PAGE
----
There are lots of reasons that people use tinctures. Not only are they convenient and easy to transport, but they’re also more stable and can provide you with strong doses of plant medicine in a simple way.
Here are some of the benefits of using a kratom tincture compared to using regular powder.
Kratom tinctures are portable and easy to use. Making a few different kratom tinctures and carrying them with you might be easier than lugging around several bags of kratom.
Kratom tinctures are discreet. It’s a heck of a lot easier to find the time and space to take a few drops out of a tincture bottle than it is to go and make a cup of kratom tea or do a toss and wash. Its ease of use is one of the biggest pros of taking a kratom tincture.
You can adjust the potency of your own tinctures. You don’t necessarily have to follow the standard herbal ratios when making them at home.
Because most people require at least a couple of grams of kratom to feel much effect, it’s encouraged to make tinctures that are somewhat stronger than the standard ratio for fresh/dry herbs, so you don’t have to consume multiple droppers-full.
Tinctures have a long shelf life. Many people don’t realize how quickly their kratom expires when it’s sitting in a bag; raw plant material degrades fairly quickly when exposed to oxygen and light.
Once you extract the active compounds from the kratom and put them into a tincture, you can expect its shelf life to increase by a year or two.
You can eliminate some of kratom’s undesirable side effects by switching to using a tincture.
Kratom can cause digestive upset in a lot of people — possibly a result of fibrous plant material struggling through your digestive tract. Using a tincture helps eliminate this and can significantly improve your experience with kratom.
You can get more value from your kratom by using a tincture simply because it allows you to use sublingual administration (putting the drops under your tongue). This form of administering causes effects to come on much quicker and stronger.
Taking it sublingually allows the alkaloids to absorb directly into your bloodstream instead of first processing through the digestive tract. The result is faster, more effective, and less taxing on your digestive system.
You can make your own medicinal blends to accentuate the benefits of kratom. When making tinctures, you can increase the therapeutic value by including other herbs with similar actions.
For example, if you use kratom for pain, you can include other herbs that will help. Or, people using it as a sleep aid can add in herbs that promote relaxation.
One of the main benefits of making your own tinctures is that you can save yourself a lot of money. Keep your eyes open for deals on kratom powder throughout the year, and buy it whenever you get a chance. You can then turn this into tinctures to lengthen the shelf-life.
If you follow this technique, you can ensure you’re only buying kratom when it’s on sale.
There aren’t many drawbacks to using kratom tinctures, but there are a few. No method of administration is perfect. Here are a few issues that some people might face when using kratom tinctures.
Tinctures are alcohol-based, which might be triggering for an alcoholic. If you’ve struggled with alcoholism, then the taste or smell of a tincture can provoke a relapse.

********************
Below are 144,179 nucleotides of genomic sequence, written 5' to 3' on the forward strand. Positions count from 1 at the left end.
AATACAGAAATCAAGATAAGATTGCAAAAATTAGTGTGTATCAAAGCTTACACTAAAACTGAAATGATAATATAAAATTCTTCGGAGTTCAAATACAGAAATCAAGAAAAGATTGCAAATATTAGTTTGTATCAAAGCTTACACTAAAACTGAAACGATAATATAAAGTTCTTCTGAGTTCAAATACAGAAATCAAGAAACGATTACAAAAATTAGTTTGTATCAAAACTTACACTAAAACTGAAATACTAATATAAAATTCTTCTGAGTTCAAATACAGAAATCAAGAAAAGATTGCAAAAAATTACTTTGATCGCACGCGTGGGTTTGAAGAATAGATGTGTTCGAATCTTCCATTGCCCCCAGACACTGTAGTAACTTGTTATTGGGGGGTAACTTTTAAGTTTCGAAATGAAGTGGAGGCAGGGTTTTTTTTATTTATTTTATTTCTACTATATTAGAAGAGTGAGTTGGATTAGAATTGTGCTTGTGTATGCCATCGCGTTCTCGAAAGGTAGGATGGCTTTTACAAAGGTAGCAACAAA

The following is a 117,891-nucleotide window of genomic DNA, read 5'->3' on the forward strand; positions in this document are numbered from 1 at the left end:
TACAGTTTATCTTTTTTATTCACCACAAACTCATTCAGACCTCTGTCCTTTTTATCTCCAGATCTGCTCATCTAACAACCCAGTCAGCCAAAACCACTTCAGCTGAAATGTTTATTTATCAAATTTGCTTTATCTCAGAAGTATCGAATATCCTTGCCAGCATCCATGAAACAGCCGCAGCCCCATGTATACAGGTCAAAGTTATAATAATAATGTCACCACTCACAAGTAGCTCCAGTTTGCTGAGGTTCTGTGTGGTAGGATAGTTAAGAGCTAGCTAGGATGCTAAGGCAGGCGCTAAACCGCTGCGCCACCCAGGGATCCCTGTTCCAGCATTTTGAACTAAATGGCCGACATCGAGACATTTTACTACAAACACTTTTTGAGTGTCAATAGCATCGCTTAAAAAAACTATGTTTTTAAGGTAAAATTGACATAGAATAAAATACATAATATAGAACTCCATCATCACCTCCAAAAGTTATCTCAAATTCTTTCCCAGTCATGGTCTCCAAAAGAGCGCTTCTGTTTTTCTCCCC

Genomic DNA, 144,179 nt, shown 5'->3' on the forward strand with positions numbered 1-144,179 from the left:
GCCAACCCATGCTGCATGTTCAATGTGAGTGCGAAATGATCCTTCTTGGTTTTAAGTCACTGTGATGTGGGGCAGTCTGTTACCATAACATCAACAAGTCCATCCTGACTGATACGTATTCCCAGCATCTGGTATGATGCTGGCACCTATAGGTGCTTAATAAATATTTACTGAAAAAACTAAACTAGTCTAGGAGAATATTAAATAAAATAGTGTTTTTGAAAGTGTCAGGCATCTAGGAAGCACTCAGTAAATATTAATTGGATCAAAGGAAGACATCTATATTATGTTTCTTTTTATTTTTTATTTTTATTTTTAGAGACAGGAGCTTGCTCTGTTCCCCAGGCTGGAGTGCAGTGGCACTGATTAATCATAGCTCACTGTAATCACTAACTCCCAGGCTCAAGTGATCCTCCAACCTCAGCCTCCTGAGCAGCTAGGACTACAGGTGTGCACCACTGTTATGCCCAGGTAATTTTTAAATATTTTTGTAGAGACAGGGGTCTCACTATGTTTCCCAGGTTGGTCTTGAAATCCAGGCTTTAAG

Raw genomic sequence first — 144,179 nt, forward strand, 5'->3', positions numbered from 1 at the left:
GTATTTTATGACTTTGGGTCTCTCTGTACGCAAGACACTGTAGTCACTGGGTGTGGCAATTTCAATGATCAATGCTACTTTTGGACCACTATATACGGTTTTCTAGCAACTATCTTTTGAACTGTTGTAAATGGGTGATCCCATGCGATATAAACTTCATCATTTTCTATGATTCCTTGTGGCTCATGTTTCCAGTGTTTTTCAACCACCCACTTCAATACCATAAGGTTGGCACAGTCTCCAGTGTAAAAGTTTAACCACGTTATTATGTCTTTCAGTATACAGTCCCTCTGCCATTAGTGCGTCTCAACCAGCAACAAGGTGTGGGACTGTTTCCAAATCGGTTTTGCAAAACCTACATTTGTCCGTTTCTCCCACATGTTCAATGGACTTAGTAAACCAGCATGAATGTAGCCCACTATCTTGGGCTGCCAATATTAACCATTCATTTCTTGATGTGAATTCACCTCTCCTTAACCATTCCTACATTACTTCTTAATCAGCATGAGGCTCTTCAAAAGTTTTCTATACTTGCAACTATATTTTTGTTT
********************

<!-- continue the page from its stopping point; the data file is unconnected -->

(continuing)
If this is an issue for you, consider using vegetable glycerine instead of alcohol.
Vegetable glycerine is non-alcoholic and offers all the same benefits as alcohol for making tinctures. The benefit is that it tastes much better, but it isn’t as effective as a solvent (meaning your tinctures will be a little bit weaker when made with vegetable glycerine rather than alcohol).
You have to use a relatively large amount of tincture, at least compared to other herbal preparations. However, compared to the typical method of consuming kratom, this may still be considered a pro.
It depends on how much experience you have using tinctures and kratom.
Many people turn to kratom tinctures because it’s an appealing alternative to swallowing large amounts of powder. For these folks, the switch won’t seem to be overkill at all.
However, if you’re new to kratom but are familiar with using tinctures, then a kratom tincture might seem excessive.
One of the reasons that people don’t like working with tinctures is because they don’t have the patience to make them. Tinctures generally require advanced preparation since you have to soak the kratom in alcohol for a couple of weeks before it will be ready.
There are some ways to speed up the process of tincture making that we’ll discuss below, but they generally require more equipment and specialization.
The dosage depends on the potency of the tincture, which can vary immensely.
Unfortunately, since most people’s dose of kratom is at least several grams, the amount needed is large compared to other tinctures.
|2:1 Tincture||1:1 Tincture||1:3 Tincture||1:5 Tincture|
|1 Gram Equivalent||0.5 mL||1 mL||3 mL||5 mL|
|3 Gram Equivalent||1.5 mL||3 mL||9 mL||15 mL|
|5 Gram Equivalent||2.5 mL||5 mL||15 mL||25 mL|
|8 Gram Equivalent||4 mL||8 mL||24 mL||40 mL|
|12 Gram Equivalent||6 mL||12 mL||36 mL||60 mL|
As you can see from the chart above, anything more than the 1:1 tincture is going to require a large amount of tincture to get the desired dose. A standard shot contains about 28 mL, so for an 8-gram dose with a 1:3 tincture, you’d need about one full shot of tincture (yuck).